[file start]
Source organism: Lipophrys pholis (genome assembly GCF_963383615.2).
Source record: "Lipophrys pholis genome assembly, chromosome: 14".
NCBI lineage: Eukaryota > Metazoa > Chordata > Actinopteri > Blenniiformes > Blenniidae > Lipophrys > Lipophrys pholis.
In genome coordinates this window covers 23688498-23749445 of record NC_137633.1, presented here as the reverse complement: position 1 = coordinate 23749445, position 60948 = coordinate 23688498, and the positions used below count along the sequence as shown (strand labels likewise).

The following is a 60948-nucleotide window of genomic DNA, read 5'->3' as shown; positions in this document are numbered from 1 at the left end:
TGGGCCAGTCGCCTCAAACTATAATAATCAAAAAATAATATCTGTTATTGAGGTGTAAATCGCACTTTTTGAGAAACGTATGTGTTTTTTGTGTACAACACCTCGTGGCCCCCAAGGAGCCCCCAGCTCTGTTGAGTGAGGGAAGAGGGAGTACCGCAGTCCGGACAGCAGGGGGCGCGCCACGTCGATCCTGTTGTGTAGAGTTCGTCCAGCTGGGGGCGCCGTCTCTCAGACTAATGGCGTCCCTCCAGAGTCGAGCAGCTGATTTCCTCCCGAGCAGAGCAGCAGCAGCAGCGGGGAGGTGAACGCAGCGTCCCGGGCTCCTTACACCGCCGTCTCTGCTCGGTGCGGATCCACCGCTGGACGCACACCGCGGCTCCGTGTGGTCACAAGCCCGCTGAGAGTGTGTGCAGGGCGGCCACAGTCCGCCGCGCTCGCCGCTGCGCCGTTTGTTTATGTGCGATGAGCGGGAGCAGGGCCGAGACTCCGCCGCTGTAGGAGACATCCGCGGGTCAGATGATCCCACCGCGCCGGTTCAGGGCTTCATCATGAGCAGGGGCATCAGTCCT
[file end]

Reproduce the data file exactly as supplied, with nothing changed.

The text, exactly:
Source organism: Lipophrys pholis (genome assembly GCF_963383615.2).
Source record: "Lipophrys pholis genome assembly, chromosome: 14".
NCBI lineage: Eukaryota > Metazoa > Chordata > Actinopteri > Blenniiformes > Blenniidae > Lipophrys > Lipophrys pholis.
In genome coordinates this window covers 23688498-23749445 of record NC_137633.1, presented here as the reverse complement: position 1 = coordinate 23749445, position 60948 = coordinate 23688498, and the positions used below count along the sequence as shown (strand labels likewise).

The following is a 60948-nucleotide window of genomic DNA, read 5'->3' as shown; positions in this document are numbered from 1 at the left end:
TGGGCCAGTCGCCTCAAACTATAATAATCAAAAAATAATATCTGTTATTGAGGTGTAAATCGCACTTTTTGAGAAACGTATGTGTTTTTTGTGTACAACACCTCGTGGCCCCCAAGGAGCCCCCAGCTCTGTTGAGTGAGGGAAGAGGGAGTACCGCAGTCCGGACAGCAGGGGGCGCGCCACGTCGATCCTGTTGTGTAGAGTTCGTCCAGCTGGGGGCGCCGTCTCTCAGACTAATGGCGTCCCTCCAGAGTCGAGCAGCTGATTTCCTCCCGAGCAGAGCAGCAGCAGCAGCGGGGAGGTGAACGCAGCGTCCCGGGCTCCTTACACCGCCGTCTCTGCTCGGTGCGGATCCACCGCTGGACGCACACCGCGGCTCCGTGTGGTCACAAGCCCGCTGAGAGTGTGTGCAGGGCGGCCACAGTCCGCCGCGCTCGCCGCTGCGCCGTTTGTTTATGTGCGATGAGCGGGAGCAGGGCCGAGACTCCGCCGCTGTAGGAGACATCCGCGGGTCAGATGATCCCACCGCGCCGGTTCAGGGCTTCATCATGAGCAGGGGCATCAGTCCT